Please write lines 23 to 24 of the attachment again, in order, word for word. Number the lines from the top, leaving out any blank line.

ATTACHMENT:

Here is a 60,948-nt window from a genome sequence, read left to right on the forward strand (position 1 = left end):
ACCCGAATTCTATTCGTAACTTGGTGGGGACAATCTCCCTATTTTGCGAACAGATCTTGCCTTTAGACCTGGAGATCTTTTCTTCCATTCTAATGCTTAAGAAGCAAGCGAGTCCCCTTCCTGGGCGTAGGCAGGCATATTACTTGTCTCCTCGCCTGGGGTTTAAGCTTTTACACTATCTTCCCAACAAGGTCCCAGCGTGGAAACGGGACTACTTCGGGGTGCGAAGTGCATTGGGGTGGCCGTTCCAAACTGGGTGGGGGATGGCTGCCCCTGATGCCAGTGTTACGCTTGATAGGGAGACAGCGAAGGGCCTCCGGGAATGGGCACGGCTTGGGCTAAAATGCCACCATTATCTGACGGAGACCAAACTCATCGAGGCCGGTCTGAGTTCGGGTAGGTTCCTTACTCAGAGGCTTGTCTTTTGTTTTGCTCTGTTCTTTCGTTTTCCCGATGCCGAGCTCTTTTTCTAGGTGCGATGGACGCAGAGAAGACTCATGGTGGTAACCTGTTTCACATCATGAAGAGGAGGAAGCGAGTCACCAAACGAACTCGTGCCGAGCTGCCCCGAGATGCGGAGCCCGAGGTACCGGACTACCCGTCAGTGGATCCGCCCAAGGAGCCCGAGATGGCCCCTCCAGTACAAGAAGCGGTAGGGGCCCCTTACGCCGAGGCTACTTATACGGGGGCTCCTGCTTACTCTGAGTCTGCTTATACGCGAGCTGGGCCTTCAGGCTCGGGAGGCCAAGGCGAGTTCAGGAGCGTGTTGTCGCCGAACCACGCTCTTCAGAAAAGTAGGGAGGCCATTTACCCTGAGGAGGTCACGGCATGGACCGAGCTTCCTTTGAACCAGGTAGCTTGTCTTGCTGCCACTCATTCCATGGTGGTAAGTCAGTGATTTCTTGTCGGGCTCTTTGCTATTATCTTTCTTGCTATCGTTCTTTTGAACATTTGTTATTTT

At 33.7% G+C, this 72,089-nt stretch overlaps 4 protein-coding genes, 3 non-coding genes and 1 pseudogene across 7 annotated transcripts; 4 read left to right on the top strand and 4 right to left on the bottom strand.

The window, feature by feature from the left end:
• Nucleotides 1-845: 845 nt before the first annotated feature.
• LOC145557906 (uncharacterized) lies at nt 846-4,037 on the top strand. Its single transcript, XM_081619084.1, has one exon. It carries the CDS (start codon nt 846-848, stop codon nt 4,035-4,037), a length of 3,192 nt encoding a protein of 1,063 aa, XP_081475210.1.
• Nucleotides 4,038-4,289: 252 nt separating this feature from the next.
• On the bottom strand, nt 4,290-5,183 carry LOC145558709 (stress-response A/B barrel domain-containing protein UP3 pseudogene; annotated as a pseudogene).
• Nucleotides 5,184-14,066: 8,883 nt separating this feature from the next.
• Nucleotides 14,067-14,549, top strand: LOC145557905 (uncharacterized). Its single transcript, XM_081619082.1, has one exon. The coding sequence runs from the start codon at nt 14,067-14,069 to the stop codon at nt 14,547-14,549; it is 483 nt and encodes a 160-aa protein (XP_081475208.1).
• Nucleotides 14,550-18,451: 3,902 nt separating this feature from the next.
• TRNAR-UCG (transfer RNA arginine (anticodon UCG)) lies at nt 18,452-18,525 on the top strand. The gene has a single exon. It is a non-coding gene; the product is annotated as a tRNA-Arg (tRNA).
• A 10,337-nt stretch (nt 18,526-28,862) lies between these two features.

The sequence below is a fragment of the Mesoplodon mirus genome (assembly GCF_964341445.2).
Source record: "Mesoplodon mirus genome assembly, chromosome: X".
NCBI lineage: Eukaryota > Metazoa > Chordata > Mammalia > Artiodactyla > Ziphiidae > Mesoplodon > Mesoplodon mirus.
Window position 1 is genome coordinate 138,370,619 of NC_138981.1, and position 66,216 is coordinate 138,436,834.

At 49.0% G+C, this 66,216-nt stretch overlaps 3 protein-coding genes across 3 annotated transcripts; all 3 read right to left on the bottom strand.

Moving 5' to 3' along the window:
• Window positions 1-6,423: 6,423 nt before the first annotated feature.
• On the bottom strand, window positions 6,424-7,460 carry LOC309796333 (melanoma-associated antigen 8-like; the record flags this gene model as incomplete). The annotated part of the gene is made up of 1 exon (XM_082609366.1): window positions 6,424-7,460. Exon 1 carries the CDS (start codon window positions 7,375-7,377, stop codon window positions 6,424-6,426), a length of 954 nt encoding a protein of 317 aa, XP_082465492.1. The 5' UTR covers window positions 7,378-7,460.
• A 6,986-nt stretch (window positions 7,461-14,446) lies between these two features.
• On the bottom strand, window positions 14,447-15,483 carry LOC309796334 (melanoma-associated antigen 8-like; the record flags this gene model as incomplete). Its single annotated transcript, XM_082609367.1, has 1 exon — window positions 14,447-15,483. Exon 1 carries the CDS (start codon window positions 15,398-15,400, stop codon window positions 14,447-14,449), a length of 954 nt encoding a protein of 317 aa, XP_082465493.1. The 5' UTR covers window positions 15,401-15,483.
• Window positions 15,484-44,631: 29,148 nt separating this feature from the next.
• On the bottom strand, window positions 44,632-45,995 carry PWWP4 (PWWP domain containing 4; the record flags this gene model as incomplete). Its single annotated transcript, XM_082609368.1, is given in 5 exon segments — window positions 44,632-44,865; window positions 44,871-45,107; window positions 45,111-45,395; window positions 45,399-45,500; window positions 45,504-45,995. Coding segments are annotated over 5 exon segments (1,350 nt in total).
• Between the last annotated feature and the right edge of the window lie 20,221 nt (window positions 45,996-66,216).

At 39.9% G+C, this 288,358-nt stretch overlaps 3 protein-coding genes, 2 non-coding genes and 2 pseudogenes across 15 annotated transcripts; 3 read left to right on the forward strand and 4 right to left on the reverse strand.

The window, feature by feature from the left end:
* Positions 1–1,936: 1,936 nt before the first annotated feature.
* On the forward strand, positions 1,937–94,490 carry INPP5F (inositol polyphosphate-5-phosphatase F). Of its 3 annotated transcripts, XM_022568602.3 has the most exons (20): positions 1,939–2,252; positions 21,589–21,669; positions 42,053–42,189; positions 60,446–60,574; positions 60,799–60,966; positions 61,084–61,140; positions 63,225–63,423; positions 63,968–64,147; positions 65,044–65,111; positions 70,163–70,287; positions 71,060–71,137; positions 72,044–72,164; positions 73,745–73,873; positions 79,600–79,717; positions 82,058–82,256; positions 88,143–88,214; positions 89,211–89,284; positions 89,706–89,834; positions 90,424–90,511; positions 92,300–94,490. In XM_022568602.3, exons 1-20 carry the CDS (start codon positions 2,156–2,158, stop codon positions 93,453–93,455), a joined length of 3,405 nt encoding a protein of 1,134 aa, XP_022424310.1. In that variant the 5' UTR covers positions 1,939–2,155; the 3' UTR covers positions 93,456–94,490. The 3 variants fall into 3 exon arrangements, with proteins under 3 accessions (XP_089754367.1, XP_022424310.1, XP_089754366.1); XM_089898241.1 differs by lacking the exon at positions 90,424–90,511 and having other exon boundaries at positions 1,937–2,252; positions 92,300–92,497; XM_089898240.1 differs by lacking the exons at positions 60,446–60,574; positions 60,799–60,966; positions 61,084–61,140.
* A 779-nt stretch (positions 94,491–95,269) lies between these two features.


• On the bottom strand, window positions 14,447-15,483 carry LOC309796334 (melanoma-associated antigen 8-like; the record flags this gene model as incomplete). Its single annotated transcript, XM_082609367.1, has 1 exon — window positions 14,447-15,483. Exon 1 carries the CDS (start codon window positions 15,398-15,400, stop codon window positions 14,447-14,449), a length of 954 nt encoding a protein of 317 aa, XP_082465493.1. The 5' UTR covers window positions 15,401-15,483.
• Window positions 15,484-44,631: 29,148 nt separating this feature from the next.